Storytelling is one of the oldest forms of entertainment. While more traditional methods are still popular, some storytellers take a modern approach, exploring transmedia storytelling or storytelling that occurs across various, often digital, platforms.
From December 7-10, 2021, storytellers from around the world attended the International Conference on Interactive Storytelling (ICIDS), including digital media master’s students, Diego L. Faverio and Iulia V. Popescu. Participants gathered virtually and in person in the beautiful country of Estonia for the conference.
“I was fortunate enough to learn about and interact with numerous projects like VR experiences, video games and digital art,” Faverio said. “We set out to create a sense of connection and collaboration through an interactive storytelling experience during a time when people were unable to do so because of the pandemic. ICIDS was the perfect fit for us, and other students should always strive to find their perfect fit as well.”
After they developed an alternate reality game (ARG) as part of a group of students also comprised of Angelica Calhoun, Andrew Futcher, Sterling Micallef, Joslyn Parchman and Ricardo Serrano, Popescu and Faverio then partnered up to co-author an article based on their experiences and lessons learned.
The game, based on the folklore of changelings, promoted a sense of collaboration and involvement through puzzles, stories and platforms. Called the “Fairy Investigation Club,” the ARG was posed as a student-run organization and enlisted students to join.
Under the guidance of Associate Professor Matthew Mosher, they submitted their work to ICIDS, entitling their paper “Creativity and Collaboration During COVID-19: Creating an Alternate Reality Game in the Face of a Pandemic.”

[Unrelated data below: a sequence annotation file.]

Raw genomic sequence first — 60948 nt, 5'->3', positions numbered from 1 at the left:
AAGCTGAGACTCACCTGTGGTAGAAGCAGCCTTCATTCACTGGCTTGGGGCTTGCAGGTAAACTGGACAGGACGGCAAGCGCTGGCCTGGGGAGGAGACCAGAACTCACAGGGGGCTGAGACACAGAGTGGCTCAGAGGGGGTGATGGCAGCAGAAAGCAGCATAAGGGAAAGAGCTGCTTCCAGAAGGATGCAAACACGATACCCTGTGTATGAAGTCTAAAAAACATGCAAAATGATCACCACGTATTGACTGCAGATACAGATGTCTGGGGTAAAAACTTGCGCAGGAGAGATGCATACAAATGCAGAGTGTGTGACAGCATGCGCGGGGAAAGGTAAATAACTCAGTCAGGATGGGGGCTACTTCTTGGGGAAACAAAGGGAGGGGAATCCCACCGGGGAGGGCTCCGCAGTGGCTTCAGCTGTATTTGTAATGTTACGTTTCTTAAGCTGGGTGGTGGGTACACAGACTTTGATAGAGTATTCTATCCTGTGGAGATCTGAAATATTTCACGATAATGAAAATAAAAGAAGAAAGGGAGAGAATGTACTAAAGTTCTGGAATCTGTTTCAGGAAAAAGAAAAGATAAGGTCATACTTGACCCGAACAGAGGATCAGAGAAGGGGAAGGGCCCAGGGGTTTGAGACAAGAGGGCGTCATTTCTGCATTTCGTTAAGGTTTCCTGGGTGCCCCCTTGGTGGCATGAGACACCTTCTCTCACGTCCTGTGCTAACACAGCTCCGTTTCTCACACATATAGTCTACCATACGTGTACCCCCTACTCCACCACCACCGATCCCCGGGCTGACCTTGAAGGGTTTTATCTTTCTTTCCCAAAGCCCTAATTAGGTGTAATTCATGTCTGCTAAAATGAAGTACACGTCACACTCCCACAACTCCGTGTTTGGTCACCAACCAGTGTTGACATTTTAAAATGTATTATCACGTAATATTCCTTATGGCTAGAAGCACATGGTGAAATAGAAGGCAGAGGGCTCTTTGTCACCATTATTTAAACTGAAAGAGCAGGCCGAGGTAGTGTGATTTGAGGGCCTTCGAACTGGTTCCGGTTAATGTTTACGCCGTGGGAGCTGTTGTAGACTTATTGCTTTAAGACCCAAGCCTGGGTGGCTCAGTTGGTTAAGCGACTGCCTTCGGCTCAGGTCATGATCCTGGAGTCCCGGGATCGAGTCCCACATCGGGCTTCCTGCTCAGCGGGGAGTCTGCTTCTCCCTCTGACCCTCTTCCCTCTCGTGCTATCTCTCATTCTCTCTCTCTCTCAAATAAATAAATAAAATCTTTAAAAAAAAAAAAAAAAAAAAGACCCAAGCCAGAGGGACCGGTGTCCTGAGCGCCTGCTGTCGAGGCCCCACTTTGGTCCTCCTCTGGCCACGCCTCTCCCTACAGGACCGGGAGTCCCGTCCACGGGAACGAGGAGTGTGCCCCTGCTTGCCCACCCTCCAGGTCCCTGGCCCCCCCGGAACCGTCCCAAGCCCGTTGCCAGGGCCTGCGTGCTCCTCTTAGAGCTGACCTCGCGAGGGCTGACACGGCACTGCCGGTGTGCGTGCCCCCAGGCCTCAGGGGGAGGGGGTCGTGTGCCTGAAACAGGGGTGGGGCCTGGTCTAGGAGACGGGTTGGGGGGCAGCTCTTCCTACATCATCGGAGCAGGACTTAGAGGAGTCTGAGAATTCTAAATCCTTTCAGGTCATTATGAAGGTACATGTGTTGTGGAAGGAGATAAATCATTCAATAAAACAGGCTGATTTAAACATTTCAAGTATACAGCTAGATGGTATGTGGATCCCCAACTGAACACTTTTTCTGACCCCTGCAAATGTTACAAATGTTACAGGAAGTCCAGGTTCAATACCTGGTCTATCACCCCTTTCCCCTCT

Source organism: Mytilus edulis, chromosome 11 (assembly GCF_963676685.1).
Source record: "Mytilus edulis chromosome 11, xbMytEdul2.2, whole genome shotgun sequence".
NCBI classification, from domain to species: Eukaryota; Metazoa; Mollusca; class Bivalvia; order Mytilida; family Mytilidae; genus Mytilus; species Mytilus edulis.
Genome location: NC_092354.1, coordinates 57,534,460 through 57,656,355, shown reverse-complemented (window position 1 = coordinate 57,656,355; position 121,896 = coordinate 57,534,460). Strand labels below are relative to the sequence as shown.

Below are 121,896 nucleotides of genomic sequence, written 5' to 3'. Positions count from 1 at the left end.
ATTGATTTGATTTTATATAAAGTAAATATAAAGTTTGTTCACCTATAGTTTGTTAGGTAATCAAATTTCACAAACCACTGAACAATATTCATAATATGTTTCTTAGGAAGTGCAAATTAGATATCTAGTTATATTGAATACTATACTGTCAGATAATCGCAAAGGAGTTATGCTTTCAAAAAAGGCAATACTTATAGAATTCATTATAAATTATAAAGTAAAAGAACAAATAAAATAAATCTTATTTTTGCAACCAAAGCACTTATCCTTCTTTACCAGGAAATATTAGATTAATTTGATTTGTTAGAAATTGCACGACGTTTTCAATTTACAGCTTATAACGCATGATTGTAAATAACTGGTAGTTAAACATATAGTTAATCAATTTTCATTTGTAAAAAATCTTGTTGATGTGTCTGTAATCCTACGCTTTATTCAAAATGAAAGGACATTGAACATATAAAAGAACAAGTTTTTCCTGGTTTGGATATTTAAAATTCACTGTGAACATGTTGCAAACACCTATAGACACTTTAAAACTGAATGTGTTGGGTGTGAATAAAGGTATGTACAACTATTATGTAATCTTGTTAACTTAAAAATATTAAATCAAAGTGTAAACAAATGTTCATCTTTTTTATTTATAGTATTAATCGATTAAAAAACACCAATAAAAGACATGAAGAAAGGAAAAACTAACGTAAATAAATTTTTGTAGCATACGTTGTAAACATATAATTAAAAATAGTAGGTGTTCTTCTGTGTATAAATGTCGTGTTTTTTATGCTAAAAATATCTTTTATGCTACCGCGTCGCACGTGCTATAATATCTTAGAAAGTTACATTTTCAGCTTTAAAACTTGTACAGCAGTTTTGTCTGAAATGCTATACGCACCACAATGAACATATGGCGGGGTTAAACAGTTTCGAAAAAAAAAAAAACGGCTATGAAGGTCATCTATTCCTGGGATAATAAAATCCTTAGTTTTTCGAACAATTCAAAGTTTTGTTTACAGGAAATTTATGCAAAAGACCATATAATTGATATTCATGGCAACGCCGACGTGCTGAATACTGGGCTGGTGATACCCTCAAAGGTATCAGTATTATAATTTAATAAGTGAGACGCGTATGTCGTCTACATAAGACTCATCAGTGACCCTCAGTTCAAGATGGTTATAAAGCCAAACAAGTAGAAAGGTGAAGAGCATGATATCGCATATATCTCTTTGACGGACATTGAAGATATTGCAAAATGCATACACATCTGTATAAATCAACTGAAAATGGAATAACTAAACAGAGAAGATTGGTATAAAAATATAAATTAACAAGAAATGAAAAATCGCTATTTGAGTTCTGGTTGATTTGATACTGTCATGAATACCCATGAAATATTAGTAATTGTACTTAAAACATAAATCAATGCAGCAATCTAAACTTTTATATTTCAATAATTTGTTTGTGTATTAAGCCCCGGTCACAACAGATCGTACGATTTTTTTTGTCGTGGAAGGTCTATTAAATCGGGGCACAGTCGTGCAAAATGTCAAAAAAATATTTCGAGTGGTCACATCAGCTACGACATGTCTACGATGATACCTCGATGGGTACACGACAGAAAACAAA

Following months of anticipation, they eventually heard back that their research was accepted as a poster/short paper, meaning that they would present their research as a poster and have their short paper published online.
“Working together to create an ARG was a fun experience where we all added to the team – whether that be with the narrative, puzzle design or 3D printing,” said Popescu. “Once we created the idea, it took off. And I was so happy to have the paper co-authored with Diego be accepted! Storytelling in different mediums has been my passion for a while now.”
Faverio and Popescu applied for funds from the Nicholson School of Communication and Media (NSCM) to attend. NSCM was able to support and fully fund them to attend the international conference virtually.
“Supporting our graduate students in showcasing their research and creative efforts is something that helps introduce students to this process, and allows students to connect with potential future colleagues and build relationships, which will help them advance on many levels,” said Boyd Lindsley, Ed.D., Senior Associate Director for the Nicholson School.
During their virtual presentation at the conference, they both donned avatars and walked around the room, inspecting the work of others, listening in and sharing their own research with people that worked in interactive storytelling all around the globe.
They stumbled into others from NSCM as well, such as Assistant Professor in the Games and Interactive Media Program, John Murray, Ph.D., who was presenting a virtual reality (VR) demo, “The Hollow Reach,” and another short paper whose collaborators included NSCM faculty member Dan Cox.
“This conference encompasses a highly creative field that I am personally passionate about and excited to see grow,” Faverio said. “I look forward to attending future conferences and I encourage anyone with an interest in interactive digital storytelling to attend ICIDS!”
Their short research paper, published on Springer Link, can be found here.
Published May 2, 2022. Written by Jacqueline Cardentey.
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